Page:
Pitching one camera on one foundation and seeing that it works helped in spreading the word. Some clinics now make a call and they said; “Well, can we have that over here?”. The cameras were borrowed between clinics, they took photos, get some numbers, identify the problem and pitch to fundraise for their own camera. That's how we've grown.

For our future steps, we have two models – GES Mobile and the GES Recon. The Recon program is interesting because it gives us room to follow up on patients that need to see an eye doctor but fail to do so.

How do you describe the interaction between academia, research, clinic and community service?

I believe that just as much as the academic mission concerns teaching, and contacts patient care, they are also to reach out to communities and work with and for them.

In terms of research, in my Ph.D. in biomedical sciences, I studied proteins. And that's kind of research. I have come to realize that although we have treatment for a lot of things, it still doesn't get to the people. This is just as important if you have the best treatment in the world and it doesn't get to the people who need it for one reason or another, what good is that? This calls for research too.

The diversity I see in people is incredible. The diversity in pathology I see is, something that I can't imagine I'd see in community practice. And I guess as importantly as each and every one of those things individually, I get to see the synergy in all of them, I get to see how teaching medical students really meshes with teaching residents. And I get to see how teaching residents and medical students meshes with taking care of the undeserved. And I get to see how taking care of the undeserved meshes with delivery of care research. And it's just an incredibly rich experience and the best job in the world.

Figure 2.

Dr. Waxman helping to unpack equipment for the GES mission.

What do you want to tell future doctors, junior doctors, residents?

Remember why you're in it, that's the most important thing. You are here to take care of people. If you forget that in this stage, you are lost. If you remember that you're here to take care of people, to help people and use that as your guide for what to do, you're going to love what you do. It's not going to matter what the Medicare regulation there is or the documentation burden you have, none of that matters if you come to work and remember why you are here.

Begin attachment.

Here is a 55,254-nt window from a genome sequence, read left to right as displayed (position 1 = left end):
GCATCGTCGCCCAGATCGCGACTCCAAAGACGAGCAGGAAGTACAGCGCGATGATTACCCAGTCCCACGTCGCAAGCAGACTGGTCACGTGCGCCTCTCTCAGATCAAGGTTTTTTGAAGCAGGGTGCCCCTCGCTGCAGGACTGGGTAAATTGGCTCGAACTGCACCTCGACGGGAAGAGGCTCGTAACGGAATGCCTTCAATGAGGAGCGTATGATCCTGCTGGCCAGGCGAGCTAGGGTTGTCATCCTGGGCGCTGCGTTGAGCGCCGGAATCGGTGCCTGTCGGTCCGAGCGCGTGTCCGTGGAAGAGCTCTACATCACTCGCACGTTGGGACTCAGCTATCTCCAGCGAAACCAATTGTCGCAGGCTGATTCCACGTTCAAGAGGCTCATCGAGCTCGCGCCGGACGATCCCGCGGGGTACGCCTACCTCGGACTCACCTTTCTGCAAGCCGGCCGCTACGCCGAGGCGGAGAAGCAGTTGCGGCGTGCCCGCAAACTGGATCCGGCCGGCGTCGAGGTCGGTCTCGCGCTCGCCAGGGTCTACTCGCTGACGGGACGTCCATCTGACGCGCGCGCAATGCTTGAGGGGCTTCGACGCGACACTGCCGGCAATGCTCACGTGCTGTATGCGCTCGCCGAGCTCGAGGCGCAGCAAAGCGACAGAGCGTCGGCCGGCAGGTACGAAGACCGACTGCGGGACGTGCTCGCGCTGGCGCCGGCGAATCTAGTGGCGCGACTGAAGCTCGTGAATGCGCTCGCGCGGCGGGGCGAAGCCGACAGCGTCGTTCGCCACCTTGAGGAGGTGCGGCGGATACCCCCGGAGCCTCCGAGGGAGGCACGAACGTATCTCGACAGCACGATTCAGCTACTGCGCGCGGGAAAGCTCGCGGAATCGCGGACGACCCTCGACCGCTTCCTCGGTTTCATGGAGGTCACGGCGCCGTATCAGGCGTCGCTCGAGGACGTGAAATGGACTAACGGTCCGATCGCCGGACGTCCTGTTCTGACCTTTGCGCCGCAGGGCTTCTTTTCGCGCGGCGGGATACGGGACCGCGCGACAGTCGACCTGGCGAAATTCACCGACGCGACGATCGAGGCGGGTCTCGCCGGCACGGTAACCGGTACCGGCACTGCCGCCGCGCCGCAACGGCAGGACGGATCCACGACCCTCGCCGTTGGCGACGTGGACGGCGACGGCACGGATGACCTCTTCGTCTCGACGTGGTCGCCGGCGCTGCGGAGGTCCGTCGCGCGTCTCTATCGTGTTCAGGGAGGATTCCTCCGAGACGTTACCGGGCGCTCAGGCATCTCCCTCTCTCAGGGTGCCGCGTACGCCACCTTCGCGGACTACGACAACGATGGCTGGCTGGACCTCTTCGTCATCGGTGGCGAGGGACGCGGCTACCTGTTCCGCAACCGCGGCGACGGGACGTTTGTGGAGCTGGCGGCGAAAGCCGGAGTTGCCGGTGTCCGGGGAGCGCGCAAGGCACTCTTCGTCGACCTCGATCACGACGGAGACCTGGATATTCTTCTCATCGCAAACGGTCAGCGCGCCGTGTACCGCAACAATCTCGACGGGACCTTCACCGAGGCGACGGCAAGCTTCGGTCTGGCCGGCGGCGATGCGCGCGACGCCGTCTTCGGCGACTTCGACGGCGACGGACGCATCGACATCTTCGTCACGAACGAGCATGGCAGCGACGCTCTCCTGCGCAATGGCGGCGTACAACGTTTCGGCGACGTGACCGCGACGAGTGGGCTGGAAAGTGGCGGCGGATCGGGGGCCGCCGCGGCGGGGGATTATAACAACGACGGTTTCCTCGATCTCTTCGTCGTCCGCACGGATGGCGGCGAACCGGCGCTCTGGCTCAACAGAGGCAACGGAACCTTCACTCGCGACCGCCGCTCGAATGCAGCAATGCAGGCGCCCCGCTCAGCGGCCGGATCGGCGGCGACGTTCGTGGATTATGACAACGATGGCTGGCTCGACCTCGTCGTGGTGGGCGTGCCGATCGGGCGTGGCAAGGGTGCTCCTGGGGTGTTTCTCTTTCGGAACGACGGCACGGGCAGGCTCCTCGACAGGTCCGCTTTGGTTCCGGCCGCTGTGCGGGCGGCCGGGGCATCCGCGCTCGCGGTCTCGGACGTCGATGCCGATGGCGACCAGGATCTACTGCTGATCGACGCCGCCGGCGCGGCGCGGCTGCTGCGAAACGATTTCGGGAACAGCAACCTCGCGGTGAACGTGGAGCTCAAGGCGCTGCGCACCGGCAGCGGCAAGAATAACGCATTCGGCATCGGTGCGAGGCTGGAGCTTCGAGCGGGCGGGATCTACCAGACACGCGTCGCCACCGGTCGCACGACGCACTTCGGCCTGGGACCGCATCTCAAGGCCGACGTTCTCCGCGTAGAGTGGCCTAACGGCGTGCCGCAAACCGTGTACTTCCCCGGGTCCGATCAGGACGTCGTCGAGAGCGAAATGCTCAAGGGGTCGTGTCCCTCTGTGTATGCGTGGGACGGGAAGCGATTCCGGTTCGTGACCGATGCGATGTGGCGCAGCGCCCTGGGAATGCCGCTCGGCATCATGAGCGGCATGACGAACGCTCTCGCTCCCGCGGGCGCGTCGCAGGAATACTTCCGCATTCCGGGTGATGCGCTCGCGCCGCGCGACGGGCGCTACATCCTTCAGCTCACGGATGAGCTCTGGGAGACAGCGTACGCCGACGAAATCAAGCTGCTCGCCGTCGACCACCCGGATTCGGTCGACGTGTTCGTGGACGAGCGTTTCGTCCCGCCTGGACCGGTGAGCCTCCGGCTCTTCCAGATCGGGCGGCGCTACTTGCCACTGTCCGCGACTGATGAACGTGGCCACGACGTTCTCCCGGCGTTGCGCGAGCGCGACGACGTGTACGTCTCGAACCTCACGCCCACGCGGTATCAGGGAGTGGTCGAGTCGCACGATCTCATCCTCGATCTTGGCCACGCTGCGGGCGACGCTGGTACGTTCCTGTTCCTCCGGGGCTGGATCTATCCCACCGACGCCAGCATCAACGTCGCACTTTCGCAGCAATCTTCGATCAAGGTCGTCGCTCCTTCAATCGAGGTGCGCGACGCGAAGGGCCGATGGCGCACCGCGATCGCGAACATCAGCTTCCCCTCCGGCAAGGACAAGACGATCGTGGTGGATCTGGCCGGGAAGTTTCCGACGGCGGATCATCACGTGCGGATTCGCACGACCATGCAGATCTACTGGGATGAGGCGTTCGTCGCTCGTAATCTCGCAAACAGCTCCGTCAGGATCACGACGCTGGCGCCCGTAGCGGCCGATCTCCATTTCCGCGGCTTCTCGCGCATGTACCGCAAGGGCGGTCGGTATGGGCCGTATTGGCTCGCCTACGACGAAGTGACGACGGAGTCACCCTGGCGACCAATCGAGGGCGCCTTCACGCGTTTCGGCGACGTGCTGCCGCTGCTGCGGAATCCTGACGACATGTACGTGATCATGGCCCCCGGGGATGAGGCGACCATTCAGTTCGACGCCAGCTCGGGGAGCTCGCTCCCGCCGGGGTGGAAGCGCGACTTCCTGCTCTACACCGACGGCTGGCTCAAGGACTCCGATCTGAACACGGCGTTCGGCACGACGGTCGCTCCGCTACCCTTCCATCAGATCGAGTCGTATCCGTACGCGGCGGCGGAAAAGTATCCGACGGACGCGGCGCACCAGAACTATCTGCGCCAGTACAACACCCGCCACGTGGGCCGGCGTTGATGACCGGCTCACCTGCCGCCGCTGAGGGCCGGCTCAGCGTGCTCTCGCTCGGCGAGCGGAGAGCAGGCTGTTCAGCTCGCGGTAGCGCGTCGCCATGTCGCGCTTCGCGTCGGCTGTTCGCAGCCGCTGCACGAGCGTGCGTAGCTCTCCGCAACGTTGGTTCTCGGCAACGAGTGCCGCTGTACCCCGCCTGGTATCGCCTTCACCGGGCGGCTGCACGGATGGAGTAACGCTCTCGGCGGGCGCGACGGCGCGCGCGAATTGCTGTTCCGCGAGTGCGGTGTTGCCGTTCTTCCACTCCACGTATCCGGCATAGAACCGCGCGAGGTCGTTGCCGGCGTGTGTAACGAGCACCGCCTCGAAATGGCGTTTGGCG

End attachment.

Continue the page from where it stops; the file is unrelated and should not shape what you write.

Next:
The words ‘patient-centered’ has been repeated so many times recently that they start to lose meaning and that's where we need to be. We need to be patient-centered. We are in the business to help people, we've got to be not patient-centered and we've got to be people centered.

He closed his interview with a clear and loud message for the medical community: Hopefully, they'll find something in this story that overlaps with their interests, so they may not be interested in eyes, or in hearing, or in gastrointestinal problems. It may not have anything to do with medicine at all, but they may realize that they have some talent, some skill, that's not getting to people who need it. And they may feel, you know I do 40-hour work week providing the skill for money, and it doesn't always feel satisfying. Maybe it would feel good to give it to some people who need it, but who wouldn't otherwise be able to get it. And like I said, that's our job. Write a good story.


Dr. Evan L. Waxman, for his generosity and charisma, and for sharing this amazing perspective about academia, research, and service.

Conflict of Interest Statement & Funding

The Author have no funding, financial relationships or conflicts of interest to disclose.

Author Contributions

Conception and design the work/idea. Collect data/obtaining results. Analysis and interpretation of data. Write the manuscript, Critical revision of the manuscript, Approval of the final version: FJBE.


1.Fogel C, Waxman E. The Guerrilla Eye Service Reconnaissance Project – A New Model to Meet the Needs of High-Risk Populations. Sight+Sound. 2016 Fall:7.

2.Yau JW, Rogers SL, Kawasaki R, Lamoureux EL, Kowalski JW, Bek T, . Global prevalence and major risk factors of diabetic retinopathy. Diabetes Care. 2012 Mar;35(3):556–64.

3.Emerging Risk Factors Collaboration, Sarwar N, Gao P, Seshasai SR, Gobin R, Kaptoge S, . Diabetes mellitus, fasting blood glucose concentration, and risk of vascular disease: a collaborative meta-analysis of 102 prospective studies. Lancet. 2010 Jun 26;75(9733):2215–22.

4.Daskivich LP, Mangione CM. The promise of primary care-based screening for diabetic retinopathy: the devil will be in the details. Arch Intern Med. 2012 Nov 26;172(21):1678–80.

Francisco J. Bonilla-Escobar, 1 MD, MSc, University of Pittsburgh, PA, USA. Universidad del Valle, Cali, Colombia.

2 SCISCO Foundation, Cali, Colombia

About the Author: Francisco J. Bonilla-Escobar is a PhD student at the Institute of Clinical Research Education at the University of Pittsburgh.

Correspondence: Francisco J. Bonilla-Escobar, Address: 1400 Locust St, Pittsburgh, PA 15219, USA. Email:

Cite as: Bonilla-Escobar FJ. Fighting blindness with a Guerrilla: The Guerrilla Eye Service of Pittsburgh. Int J Med Students. 2017 Sep-Dec:5(3):117-120.

Copyright © 2017 Francisco J. Bonilla-Escobar

International Journal of Medical Students, VOLUME 5, NUMBER 3, December 2017